Diastasis recti is a condition in which the abdominal muscles have separated. When a woman is pregnant or for other reasons, the muscles can separate. If you have this condition, you may need surgery to correct it.
Diastasis recti surgery can be performed alone or in conjunction with a “tummy tuck.” Everything you need to know about diastasis recti surgery will be covered in this post. You’ll discover why it’s done, what to expect during surgery, and how long it will take to recuperate.
What is Diastasis Recti?
Diastasis rectus is a condition in which a gap appears in the middle of your abdominal muscles. If you’re pregnant, these muscles separate in the later stages of pregnancy. The illness can affect babies as well as the elderly.
Diastasis recti is a separation between the abdominal muscles that is the breadth of two fingers or more in an adult.
If you have the problem, you’re more likely to develop a hernia, have difficulty managing your urine (incontinence), and suffer from low back pain.
Diastasis recti can sometimes improve on its own. If you do activities that work your abdominal muscles, it might help.
If it doesn’t get better, you’ll need to have surgery to fix the problem. A surgeon can close the space and reconnect the muscles. This can be done by itself or as part of an abdominoplasty. This is also called a “tummy tuck.”
Many people feel better after they have surgery to fix diastasis recti. However, there are some things that you should know if you are considering it.
Is Diastasis Recti Surgery Covered By Insurance?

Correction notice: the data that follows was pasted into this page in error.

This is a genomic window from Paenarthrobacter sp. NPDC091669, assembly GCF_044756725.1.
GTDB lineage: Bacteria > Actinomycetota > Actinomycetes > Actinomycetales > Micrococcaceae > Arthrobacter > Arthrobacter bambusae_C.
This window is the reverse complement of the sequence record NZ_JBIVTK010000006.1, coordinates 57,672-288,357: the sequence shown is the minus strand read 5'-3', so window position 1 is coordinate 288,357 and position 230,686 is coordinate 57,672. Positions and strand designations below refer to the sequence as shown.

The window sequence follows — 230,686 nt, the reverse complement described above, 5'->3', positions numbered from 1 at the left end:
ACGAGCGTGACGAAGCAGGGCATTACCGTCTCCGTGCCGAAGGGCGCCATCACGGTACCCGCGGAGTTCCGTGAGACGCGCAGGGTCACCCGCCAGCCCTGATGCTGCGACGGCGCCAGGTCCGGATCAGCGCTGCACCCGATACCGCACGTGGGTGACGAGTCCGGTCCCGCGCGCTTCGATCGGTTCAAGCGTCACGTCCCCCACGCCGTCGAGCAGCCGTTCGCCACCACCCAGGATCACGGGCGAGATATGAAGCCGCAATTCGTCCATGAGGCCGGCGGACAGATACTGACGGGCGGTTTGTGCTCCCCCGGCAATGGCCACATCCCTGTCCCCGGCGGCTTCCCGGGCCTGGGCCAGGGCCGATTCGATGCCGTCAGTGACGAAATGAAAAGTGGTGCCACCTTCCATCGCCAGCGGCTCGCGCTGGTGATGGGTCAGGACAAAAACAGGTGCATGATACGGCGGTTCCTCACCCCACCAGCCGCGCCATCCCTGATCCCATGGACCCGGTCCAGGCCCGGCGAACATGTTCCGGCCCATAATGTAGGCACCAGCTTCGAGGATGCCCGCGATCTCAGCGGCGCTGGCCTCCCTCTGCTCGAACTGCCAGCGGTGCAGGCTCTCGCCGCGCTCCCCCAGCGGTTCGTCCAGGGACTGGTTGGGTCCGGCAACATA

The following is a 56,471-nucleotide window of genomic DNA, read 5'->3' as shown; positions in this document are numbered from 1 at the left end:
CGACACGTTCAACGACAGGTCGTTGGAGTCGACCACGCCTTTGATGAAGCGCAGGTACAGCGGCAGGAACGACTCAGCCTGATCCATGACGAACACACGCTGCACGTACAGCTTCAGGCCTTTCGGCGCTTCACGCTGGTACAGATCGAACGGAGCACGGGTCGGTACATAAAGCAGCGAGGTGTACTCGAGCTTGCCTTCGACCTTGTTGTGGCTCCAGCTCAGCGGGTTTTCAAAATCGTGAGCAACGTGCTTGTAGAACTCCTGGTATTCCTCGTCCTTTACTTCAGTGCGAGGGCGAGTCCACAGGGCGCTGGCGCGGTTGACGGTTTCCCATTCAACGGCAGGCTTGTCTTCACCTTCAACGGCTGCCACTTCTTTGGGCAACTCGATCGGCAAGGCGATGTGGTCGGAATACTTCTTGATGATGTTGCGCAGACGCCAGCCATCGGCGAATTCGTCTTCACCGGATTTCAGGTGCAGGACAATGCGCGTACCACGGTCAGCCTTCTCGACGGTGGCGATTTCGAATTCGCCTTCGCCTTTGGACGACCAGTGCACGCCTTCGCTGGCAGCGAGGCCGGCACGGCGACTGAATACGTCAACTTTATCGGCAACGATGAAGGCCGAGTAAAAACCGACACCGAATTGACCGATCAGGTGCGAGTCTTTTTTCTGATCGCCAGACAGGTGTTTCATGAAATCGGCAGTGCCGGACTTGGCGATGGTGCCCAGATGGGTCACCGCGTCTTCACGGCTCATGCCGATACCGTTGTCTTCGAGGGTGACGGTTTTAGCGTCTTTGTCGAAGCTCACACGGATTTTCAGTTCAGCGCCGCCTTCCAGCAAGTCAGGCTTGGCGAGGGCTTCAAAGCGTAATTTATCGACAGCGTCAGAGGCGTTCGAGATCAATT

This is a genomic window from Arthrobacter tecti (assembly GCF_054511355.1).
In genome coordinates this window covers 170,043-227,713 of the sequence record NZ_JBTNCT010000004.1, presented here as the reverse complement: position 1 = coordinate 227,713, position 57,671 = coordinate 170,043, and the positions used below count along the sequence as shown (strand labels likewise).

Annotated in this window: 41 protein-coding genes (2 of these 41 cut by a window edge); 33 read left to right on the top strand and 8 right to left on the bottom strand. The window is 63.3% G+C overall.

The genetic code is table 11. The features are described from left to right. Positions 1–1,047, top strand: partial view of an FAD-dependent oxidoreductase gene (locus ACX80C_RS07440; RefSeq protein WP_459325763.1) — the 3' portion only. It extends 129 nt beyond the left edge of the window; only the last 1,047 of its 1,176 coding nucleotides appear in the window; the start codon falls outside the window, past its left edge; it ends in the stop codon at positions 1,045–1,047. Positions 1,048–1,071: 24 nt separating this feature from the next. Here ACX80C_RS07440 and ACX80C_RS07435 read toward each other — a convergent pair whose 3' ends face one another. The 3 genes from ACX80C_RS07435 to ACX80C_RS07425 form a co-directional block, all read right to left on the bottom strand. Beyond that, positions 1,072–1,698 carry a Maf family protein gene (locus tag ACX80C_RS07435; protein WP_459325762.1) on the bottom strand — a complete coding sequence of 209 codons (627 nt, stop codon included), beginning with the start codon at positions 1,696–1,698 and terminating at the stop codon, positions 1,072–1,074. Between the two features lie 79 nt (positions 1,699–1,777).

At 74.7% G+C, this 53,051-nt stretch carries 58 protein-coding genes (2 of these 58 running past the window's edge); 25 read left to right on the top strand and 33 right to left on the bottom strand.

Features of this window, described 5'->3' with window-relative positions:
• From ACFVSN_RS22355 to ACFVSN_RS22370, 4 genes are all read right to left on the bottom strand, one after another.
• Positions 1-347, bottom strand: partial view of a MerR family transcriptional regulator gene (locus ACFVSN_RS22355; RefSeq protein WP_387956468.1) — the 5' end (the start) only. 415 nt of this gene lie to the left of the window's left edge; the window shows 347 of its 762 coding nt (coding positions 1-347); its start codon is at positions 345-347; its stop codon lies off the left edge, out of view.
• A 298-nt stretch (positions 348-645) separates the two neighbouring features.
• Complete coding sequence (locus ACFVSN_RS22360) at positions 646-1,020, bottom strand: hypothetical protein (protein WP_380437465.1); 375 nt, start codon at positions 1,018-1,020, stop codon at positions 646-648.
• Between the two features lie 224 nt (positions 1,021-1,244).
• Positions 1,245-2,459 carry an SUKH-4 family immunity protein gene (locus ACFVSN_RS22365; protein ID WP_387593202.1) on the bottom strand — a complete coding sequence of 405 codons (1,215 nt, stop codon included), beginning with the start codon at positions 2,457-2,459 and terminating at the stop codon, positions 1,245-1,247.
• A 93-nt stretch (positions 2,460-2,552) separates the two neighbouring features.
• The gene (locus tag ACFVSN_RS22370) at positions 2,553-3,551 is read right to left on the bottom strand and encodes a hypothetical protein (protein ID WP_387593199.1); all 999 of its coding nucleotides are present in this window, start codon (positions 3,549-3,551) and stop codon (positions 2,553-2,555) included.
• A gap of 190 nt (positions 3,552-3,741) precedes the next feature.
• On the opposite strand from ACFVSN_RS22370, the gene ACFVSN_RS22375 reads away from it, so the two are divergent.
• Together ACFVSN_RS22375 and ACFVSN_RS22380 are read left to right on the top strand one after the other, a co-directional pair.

Diastasis Despite its resemblance to (and often coexistence with) a hernia, recti correction is essentially the same treatment as a belly tuck. As a result, it is frequently covered by insurance.
If performed by a general surgeon and limited to muscle restoration without skin removal, some people may be able to get the operation paid by insurance. However, each insurance company is different.
I’ve seen patients with diastasis recti fight insurance companies to get their surgery covered. They were outfitted with…
- Detailed documentation of their years of physical therapy and
- Doctors’ recommendations for surgery
. . . but still lost their case and had to pay out of pocket.
Partial Coverage for Hernia
Diastasis patients often have a hernia and insurance companies will often cover that portion of the surgery. Hernia repair is usually only a fraction of the overall cost. To get tips on how to pay for this important surgery despite its lack of insurance coverage, see my tips at the bottom of this article.
Does physical therapy fix diastasis recti?
In my case, my physical therapist (who might be financially driven to recommend physical therapy over surgery) indicated my diastasis (a 6-finger gap) was beyond what physical therapy could help with. While I awaited surgery, doing regular DR exercises helped me manage my discomfort and improve my appearance.
Physical therapy, in my experience (and from talking to other DR moms in this Facebook group + This DR Facebook Group), may help improve functionality. My appearance and functionality improved with exercise, physical therapy, and diet, but the gap remained, restricting my core strength.
My intestines bulged as I lay on my back, and I could (uncomfortably) feel and see my food moving through–not normal! My physical therapist advised me to get surgery.
How to prepare for Diastasis Recti Surgery
STEP 1: Start saving for surgery
How much does diastasis recti surgery cost?
Diastasis Recti Repair Surgery can easily cost between $6,000 and $25,000+, according to a poll given to my DR Mom friends. A few patients were able to get the surgery covered by insurance, but the majority paid out of pocket.
The cost of surgery depends on:
- Where do you reside?
- What kind of procedures will you require? (mini vs full tummy tuck, hernia repair, skin removal, etc.),
- Fees for your surgeon (Often includes the cost of a surgical center, but hospital stays are often separate)
- The price of a prescription (pain and other medications needed for surgery)
- You’ll need to have any physical exams and/or lab testing to get ready for surgery (I had to see both a GP and cardiologist to be cleared for surgery)